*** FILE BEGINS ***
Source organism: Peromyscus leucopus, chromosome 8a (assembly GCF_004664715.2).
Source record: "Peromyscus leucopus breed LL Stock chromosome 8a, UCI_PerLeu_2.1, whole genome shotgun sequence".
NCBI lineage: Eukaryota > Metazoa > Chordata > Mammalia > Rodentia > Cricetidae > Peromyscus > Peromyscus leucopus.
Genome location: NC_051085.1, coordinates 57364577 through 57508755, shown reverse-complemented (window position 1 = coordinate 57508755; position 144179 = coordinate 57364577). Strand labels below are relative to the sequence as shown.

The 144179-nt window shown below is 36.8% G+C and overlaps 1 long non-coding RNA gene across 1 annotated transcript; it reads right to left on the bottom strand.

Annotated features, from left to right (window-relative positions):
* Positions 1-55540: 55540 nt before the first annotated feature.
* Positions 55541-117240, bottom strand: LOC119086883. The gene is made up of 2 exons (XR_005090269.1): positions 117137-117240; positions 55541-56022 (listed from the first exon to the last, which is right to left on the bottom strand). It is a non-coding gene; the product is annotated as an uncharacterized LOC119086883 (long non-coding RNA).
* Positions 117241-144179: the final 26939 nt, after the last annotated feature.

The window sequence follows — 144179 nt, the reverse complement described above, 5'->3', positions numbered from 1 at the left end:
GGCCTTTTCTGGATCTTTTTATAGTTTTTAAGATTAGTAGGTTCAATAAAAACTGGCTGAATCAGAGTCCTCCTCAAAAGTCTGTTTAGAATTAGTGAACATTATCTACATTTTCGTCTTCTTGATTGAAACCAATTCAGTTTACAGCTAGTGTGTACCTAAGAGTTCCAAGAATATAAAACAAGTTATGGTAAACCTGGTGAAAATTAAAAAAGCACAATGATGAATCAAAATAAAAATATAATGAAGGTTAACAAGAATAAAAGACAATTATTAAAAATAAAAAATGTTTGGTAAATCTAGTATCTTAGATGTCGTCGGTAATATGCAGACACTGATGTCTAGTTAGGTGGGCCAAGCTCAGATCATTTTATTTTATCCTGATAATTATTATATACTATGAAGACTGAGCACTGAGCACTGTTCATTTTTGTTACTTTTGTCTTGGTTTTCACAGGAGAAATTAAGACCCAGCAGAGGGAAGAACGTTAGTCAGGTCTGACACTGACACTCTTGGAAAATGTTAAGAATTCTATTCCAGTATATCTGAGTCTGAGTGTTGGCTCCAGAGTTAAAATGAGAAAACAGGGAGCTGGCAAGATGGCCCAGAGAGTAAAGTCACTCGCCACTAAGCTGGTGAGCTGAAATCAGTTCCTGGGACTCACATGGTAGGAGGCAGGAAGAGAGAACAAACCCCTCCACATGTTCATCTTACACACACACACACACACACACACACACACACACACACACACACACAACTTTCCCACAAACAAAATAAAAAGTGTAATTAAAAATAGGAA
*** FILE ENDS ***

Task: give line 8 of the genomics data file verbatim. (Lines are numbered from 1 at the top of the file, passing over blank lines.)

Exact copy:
* Positions 55541-117240, bottom strand: LOC119086883. The gene is made up of 2 exons (XR_005090269.1): positions 117137-117240; positions 55541-56022 (listed from the first exon to the last, which is right to left on the bottom strand). It is a non-coding gene; the product is annotated as an uncharacterized LOC119086883 (long non-coding RNA).